14 DECEMBER 2015
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Jane Stanbury is our regular reporter for the NBAA (the US National Business Aviation Association) annual gathering this time back at Las Vegas. In 2014 it was at Orlando.
The show star quality of Las Vegas may have waned but not as far as executive aviation is concerned. At the recent gathering delegate numbers were higher than they have been since 2008, the value of orders was up on recent years, and the value of one single commitment was a true high as Flexjet confirmed it is to purchase 20 of the Aerion AS2 Supersonic Business Jet, a book value of US$2.4bn. See BTN 23 November 2015.
If Wheels Up stole the show at the 2013 Las Vegas convention it was Aerion that did so this time round. There is much debate about the likelihood of the AS2 ever flying, and with recent models such as the G650 reaching 0.925 Mach speeds, the need for the dubbed son-of-Concorde is often questioned. However it is a breathtakingly stylish aircraft that is undeniably the transportation solution for the future, for those that can afford the cool US$120m price tag. With anticipated speeds of 1.5 Mach the aircraft is expected to knock literally hours off intercontinental flying times. NBAA buzzed as Chairman, Robert Bass, announced its first fleet order. Flexjet, the fractional ownership business, has committed to 20 of the sleek machine. Ken Ricci, Flexjet Chairman, commented that the business wanted to cover every type of mission its members flew, and the addition of the AS2 to the fleet enabled them to make that possible. Flexjet customers won’t need to buy into ownership, but will purchase access to the jet as required.
Champagne flowed after the announcement, which followed hard on the heels of an earlier press conference that firmly aligned Airbus as a technology partner. Brian Barents, Co-Chairman, also said that the facility location, within 200 miles of the coast and a large port, is to be decided imminently, whilst the decision about an engine partner will be made within the next six months, firmly quashing doubts about its likelihood of ever getting off the ground.
Following fierce competition between designers and completion houses, Aerion also declared the selection of UK-based DesignQ as the interior designer. A 3D tour of the Aerion interior confirmed that the British designers had once again blended form and function, to create style and purpose. The interiors would be outfitted by INAIRVATION, the recent joint venture between Lufthansa Technik and F/List – Aerion is the first customer on their books. “We are close to a renaissance for civil supersonic flight,” said an excited Brian Barrens Co-Chairman of Aerion.
Confounding doubters at the other end of the spectrum, the workhorse King Air 350i has seen Kenny Dichter’s Wheels Up membership-based private aviation club continue to grow. Predicting revenue increases of 50% in the next year, and an 80% rise in flight hours, Dichter is now eyeing European expansion. Having sourced US$115m from a group of investors, he expects to set wheels down in Europe early next year with operating partner Gama Aviation. Dichter notes that the Wheels Up model allows a greater number of potential passengers easy and affordable access to the benefits of business aviation. Two years ago many comments were made about passengers not wanting to ride King Airs, as of today Dichter has 2,000 members, 200 of which are corporates. Doubters beware in business aviation.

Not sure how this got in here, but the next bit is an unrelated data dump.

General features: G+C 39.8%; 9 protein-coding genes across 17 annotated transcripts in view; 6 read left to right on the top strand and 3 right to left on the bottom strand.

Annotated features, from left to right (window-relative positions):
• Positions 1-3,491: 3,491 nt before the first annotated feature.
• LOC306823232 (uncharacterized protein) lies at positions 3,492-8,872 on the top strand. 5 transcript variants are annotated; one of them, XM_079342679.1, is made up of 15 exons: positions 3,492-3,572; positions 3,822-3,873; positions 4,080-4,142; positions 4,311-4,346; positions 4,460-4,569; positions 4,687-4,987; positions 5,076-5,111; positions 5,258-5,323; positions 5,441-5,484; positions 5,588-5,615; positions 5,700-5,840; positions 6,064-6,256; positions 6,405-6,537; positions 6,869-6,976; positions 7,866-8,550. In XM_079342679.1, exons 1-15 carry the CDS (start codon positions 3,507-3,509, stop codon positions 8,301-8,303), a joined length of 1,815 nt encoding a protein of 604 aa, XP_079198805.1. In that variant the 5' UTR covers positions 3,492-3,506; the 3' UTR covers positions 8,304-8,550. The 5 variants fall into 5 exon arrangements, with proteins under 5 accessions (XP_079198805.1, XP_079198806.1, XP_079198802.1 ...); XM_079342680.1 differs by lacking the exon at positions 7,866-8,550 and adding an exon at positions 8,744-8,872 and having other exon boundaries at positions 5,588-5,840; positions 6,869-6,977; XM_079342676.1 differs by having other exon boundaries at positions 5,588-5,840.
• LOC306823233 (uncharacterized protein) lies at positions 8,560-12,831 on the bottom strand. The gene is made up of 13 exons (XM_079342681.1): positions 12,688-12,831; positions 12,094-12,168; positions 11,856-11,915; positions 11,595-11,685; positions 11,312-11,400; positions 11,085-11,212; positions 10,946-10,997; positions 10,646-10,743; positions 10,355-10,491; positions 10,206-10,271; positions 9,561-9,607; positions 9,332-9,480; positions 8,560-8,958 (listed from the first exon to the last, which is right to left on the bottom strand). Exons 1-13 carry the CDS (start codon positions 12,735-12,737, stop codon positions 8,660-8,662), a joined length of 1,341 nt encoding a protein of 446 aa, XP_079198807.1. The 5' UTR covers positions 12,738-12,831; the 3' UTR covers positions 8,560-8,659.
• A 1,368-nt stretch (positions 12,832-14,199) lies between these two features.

Other orders were in the offing too. Not content with just the supersonic order Flexjet also announced an MOU to buy 20 of the increasingly popular midsize Bombardier Challenger 350s, in a deal valued around US$540m. MGM International Resorts, one of the stalwarts of Vegas, signed Letters of Intent for three of Embraer’s leggy Lineage 1000Es, and three midsize Legacy 500 business jets. Valued at US$200m the aircraft will be used to fly the company’s VIP customers.
New models were welcomed as Textron unveiled its Citation Hemisphere concept. The 8ft 6” width of the cabin makes it the largest in its class and thanks to its 4500nm range makes it a serious contender with the G450. It was also showing off its Longitude with a ground test article, which whilst looking like the real thing, has been used to formulate machine tooling for the final product, and will never actually get off the ground.
Gulfstream used the occasion to fly in its eagerly anticipated G500.
Hondajet since confirmed the award of a FAA full type certification with the first delivery expected shortly. It has one hundred orders on the book, and 25 aircraft in various stages of construction.
In a magical town like Vegas it’s hard to know what comes next but Honeywell Aerospace, in its annual business aviation forecast, indicated that whilst business aviation was emerging from the doom and gloom of recent years, significant growth is not expected for another couple of years. However Honeywell anticipates that, new models, upgrades, fleet renewals, and an improving US market will underpin longer-term recovery with an anticipated 9,200 jets being delivered by 2025.
A sprinkling of stardust drifted onto the show as Captain James T. Kirk, Hollywood legend William Shatner, beamed in to sample Bombardier’s new WAVE (wireless access virtually everywhere) inflight connectivity on a Bombardier Global. Country and Western singer Dierks Bentley spoke to delegates advocating the switch from tour bus to Cirrus Single engine for travelling between performances. He argued that the use of business aviation saves time, gives him and his team more time with their families, and helps them play their best ever music.
Elvis also put in a performance on the Flight Operations and FBO mega-booth singing about Wise Men and Fools Rushing in…somehow appropriate for Vegas. email@example.com www.nbaa.org
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